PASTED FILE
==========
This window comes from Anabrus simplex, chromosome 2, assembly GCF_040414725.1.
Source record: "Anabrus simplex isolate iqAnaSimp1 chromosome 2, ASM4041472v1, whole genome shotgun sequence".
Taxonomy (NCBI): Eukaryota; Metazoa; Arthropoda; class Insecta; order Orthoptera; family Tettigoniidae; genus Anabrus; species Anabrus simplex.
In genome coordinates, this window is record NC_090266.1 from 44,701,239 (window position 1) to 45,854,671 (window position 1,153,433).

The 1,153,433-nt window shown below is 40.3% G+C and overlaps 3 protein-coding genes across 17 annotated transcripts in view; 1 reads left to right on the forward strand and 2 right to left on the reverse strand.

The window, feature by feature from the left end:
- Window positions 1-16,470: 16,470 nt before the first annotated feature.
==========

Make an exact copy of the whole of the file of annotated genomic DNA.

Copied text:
This window comes from Anabrus simplex, chromosome 2, assembly GCF_040414725.1.
Source record: "Anabrus simplex isolate iqAnaSimp1 chromosome 2, ASM4041472v1, whole genome shotgun sequence".
Taxonomy (NCBI): Eukaryota; Metazoa; Arthropoda; class Insecta; order Orthoptera; family Tettigoniidae; genus Anabrus; species Anabrus simplex.
In genome coordinates, this window is record NC_090266.1 from 44,701,239 (window position 1) to 45,854,671 (window position 1,153,433).

The 1,153,433-nt window shown below is 40.3% G+C and overlaps 3 protein-coding genes across 17 annotated transcripts in view; 1 reads left to right on the forward strand and 2 right to left on the reverse strand.

The window, feature by feature from the left end:
- Window positions 1-16,470: 16,470 nt before the first annotated feature.